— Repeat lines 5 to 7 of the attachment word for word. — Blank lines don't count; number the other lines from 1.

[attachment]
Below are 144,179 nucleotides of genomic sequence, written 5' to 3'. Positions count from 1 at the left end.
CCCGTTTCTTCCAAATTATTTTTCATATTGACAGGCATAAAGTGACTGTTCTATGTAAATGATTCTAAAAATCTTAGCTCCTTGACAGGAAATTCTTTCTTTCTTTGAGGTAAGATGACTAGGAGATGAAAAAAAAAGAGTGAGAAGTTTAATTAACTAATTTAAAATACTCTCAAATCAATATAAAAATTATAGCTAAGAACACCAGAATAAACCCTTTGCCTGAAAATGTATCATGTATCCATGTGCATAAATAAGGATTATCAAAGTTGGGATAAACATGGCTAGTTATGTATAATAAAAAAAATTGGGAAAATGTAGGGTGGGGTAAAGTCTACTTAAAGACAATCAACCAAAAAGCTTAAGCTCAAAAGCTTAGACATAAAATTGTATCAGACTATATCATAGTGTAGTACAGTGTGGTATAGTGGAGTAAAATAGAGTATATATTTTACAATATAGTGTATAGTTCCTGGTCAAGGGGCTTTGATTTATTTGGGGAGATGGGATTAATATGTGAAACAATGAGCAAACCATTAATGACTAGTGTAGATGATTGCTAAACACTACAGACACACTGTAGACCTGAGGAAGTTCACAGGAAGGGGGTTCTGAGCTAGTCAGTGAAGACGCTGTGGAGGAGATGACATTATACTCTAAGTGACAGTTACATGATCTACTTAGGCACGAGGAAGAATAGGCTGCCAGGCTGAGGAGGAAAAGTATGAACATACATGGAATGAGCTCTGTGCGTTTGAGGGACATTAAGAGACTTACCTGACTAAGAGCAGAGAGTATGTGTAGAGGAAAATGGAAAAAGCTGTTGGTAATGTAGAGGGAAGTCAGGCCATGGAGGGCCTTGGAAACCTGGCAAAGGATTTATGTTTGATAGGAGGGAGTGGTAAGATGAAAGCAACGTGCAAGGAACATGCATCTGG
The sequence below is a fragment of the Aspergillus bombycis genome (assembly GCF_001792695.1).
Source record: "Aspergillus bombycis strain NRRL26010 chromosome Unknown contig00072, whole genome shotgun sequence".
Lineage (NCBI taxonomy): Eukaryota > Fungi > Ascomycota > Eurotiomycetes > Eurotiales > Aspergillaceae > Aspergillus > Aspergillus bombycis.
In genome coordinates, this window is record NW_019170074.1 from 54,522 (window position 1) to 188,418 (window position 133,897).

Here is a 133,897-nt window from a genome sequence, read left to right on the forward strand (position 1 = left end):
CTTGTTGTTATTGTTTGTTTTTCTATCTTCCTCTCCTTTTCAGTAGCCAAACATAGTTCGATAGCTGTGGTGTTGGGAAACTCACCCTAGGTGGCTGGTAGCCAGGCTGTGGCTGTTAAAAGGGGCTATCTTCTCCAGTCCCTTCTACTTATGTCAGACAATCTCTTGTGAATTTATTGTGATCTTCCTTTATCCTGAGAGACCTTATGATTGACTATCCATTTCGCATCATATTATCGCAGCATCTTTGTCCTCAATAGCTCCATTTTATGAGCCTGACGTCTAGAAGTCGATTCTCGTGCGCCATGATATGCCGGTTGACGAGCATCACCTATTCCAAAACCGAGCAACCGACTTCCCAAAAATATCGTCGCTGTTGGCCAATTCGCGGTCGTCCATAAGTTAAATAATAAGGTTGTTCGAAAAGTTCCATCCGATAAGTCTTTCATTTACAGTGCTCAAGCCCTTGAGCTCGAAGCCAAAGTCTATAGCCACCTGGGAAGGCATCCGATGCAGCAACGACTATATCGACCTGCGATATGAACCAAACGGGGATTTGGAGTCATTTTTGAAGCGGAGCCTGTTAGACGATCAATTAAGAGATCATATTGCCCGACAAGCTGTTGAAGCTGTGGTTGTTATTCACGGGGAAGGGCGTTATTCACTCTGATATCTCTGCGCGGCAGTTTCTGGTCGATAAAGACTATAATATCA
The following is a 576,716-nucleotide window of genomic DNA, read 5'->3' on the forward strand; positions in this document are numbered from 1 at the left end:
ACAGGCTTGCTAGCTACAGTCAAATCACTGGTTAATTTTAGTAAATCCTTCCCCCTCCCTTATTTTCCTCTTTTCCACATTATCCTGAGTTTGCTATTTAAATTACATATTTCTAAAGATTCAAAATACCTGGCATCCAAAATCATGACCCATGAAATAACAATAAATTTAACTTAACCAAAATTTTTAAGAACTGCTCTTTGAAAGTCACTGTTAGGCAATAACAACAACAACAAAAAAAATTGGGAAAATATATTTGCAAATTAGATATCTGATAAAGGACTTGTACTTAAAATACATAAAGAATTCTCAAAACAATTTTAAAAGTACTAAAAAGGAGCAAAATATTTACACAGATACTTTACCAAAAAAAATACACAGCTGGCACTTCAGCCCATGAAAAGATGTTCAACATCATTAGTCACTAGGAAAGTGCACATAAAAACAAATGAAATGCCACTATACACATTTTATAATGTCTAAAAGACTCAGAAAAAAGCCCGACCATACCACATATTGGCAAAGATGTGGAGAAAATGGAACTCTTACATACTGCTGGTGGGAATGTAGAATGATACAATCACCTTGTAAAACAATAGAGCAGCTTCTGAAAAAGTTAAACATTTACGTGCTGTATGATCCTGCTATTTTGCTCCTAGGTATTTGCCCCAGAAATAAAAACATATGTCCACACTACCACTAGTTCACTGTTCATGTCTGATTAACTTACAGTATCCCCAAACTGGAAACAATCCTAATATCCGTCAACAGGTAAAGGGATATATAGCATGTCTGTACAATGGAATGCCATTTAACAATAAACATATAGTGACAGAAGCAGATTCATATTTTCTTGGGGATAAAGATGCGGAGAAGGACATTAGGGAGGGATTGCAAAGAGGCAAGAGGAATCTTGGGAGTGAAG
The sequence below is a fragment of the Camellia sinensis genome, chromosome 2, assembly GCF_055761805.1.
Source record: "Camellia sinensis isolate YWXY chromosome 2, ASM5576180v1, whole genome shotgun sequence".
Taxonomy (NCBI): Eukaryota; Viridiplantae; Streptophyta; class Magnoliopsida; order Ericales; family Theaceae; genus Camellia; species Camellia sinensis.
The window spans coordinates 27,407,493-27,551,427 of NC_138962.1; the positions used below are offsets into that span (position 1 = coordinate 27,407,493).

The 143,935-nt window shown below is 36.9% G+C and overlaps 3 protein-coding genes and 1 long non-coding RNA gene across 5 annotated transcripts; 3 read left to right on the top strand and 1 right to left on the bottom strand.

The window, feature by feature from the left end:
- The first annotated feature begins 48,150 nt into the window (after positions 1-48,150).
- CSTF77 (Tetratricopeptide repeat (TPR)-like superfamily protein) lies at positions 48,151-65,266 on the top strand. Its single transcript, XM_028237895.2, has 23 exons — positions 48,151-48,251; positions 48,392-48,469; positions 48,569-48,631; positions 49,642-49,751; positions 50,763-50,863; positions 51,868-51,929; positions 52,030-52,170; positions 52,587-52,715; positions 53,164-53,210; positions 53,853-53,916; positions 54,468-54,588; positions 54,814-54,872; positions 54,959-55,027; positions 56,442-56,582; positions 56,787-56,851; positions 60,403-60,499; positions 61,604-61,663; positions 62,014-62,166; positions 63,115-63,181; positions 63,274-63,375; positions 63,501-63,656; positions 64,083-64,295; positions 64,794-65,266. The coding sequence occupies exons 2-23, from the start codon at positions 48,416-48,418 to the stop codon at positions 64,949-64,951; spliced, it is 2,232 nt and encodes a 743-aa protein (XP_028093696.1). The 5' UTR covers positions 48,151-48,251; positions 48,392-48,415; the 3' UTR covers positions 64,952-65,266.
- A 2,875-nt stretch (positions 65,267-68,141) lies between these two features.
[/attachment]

Lineage (NCBI taxonomy): Eukaryota > Fungi > Ascomycota > Eurotiomycetes > Eurotiales > Aspergillaceae > Aspergillus > Aspergillus bombycis.
In genome coordinates, this window is record NW_019170074.1 from 54,522 (window position 1) to 188,418 (window position 133,897).

Here is a 133,897-nt window from a genome sequence, read left to right on the forward strand (position 1 = left end):